Share A Writer’s Moment with a friend by clicking the g+1 button below.

Saturday, February 10, 2018

Books as dreams or swords


“All books are either dreams or swords, you can cut, or you can drug, with words.” – Amy Lowell

Pulitzer Prize winner Lowell, whose poetry falls into what has been labeled “The Imagest School,” was born on Feb. 9, 1874, one of the many members of Massachusetts’ Lowell family to make an impact on writing and education.  

Though she sometimes wrote sonnets, Lowell was an early adherent of the "free verse” method of poetry and one of its major champions.       Although she didn’t start writing poetry until age 28 and died young (at age 51), Lowell produced more than a dozen major books of poetry. For a comprehensive look, check out The Complete Poetical Works of Amy Lowell, published in 1955.  For Saturday’s Poem, here is Lowell’s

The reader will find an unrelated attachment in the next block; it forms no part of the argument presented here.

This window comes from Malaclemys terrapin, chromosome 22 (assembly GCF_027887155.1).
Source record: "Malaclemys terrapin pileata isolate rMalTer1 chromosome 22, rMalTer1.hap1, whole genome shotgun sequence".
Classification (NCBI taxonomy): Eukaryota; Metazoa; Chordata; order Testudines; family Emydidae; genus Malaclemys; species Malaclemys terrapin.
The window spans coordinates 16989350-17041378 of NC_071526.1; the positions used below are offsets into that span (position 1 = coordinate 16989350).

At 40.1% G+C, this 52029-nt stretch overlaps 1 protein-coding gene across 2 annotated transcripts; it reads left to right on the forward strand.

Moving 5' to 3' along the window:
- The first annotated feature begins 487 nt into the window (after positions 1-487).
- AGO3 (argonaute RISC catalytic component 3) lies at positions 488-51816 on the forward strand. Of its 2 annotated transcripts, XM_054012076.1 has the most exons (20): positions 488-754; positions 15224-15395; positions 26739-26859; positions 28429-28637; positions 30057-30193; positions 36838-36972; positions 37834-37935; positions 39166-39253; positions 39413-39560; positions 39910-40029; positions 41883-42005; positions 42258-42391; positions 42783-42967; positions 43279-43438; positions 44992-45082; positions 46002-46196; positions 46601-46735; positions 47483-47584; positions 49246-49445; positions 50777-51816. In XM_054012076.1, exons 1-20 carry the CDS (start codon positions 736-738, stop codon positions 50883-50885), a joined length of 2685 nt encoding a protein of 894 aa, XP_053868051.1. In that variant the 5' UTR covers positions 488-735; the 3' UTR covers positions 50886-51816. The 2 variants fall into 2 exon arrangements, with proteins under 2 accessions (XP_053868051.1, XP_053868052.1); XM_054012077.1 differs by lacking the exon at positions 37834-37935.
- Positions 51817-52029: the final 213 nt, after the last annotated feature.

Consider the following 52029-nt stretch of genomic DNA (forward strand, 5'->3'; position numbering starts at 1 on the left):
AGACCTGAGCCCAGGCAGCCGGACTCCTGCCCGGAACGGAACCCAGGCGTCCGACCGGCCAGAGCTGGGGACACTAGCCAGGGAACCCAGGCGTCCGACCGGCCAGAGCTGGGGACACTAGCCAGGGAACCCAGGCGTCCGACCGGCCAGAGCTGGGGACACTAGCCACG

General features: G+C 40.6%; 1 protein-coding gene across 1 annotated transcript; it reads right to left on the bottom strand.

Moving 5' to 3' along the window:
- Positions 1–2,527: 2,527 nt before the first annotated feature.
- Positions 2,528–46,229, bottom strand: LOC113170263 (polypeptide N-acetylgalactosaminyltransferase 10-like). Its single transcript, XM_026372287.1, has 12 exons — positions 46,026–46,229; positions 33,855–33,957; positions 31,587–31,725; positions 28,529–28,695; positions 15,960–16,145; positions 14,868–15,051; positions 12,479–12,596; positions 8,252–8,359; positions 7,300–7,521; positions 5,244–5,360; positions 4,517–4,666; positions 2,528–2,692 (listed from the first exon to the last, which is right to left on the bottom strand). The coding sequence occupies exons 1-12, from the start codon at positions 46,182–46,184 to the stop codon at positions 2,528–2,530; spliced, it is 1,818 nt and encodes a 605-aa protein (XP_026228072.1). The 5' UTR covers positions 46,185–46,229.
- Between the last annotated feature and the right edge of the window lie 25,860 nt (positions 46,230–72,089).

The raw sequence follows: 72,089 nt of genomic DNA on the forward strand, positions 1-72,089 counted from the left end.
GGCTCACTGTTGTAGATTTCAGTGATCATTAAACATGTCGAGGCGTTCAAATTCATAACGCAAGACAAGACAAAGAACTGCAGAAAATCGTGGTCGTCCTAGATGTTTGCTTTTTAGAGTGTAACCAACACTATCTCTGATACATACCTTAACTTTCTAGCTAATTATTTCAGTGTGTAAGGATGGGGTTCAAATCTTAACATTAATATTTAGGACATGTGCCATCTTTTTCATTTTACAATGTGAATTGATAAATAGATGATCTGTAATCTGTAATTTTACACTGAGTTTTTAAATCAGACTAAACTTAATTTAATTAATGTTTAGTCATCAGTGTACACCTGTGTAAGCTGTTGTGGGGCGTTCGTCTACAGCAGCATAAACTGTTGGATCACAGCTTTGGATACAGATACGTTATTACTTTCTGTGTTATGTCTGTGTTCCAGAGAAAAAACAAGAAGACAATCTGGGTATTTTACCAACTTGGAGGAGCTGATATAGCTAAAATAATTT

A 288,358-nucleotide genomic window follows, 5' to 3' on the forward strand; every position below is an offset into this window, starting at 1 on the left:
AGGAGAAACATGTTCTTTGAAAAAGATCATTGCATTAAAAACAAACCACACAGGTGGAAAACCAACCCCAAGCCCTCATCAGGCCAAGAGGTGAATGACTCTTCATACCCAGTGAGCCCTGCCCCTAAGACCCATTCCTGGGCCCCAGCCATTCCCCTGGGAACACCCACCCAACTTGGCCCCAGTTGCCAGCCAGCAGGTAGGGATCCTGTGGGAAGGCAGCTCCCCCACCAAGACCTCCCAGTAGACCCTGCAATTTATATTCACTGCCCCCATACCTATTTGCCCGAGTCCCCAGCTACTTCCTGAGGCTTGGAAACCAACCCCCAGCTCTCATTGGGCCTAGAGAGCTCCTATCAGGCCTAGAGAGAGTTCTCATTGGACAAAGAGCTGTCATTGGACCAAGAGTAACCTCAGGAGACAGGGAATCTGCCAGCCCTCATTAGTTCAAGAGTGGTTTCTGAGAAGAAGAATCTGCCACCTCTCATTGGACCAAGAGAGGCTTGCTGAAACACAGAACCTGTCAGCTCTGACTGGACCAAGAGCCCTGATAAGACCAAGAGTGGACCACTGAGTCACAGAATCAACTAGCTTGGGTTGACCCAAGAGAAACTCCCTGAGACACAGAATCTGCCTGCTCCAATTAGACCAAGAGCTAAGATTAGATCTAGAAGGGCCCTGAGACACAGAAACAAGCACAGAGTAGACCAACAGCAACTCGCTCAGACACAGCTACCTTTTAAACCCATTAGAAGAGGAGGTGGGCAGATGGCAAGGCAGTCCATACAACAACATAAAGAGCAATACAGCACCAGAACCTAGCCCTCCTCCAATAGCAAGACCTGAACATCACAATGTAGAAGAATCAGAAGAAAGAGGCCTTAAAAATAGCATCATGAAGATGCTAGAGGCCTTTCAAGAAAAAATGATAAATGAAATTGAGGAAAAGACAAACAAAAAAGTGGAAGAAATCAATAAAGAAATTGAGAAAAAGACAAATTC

Solitaire
WHEN night drifts along the streets of the city,
And sifts down between the uneven roofs,
My mind begins to peek and peer.
It plays at ball in old, blue Chinese gardens,
And shakes wrought dice-cups in Pagan temples,
Amid the broken flutings of white pillars.
It dances with purple and yellow crocuses in its hair,
And its feet shine as they flutter over drenched grasses.
How light and laughing my mind is,
When all the good folk have put out their bed-room candles,
And the city is still!



Share A Writer’s Moment with a friend by clicking the g+1 button below.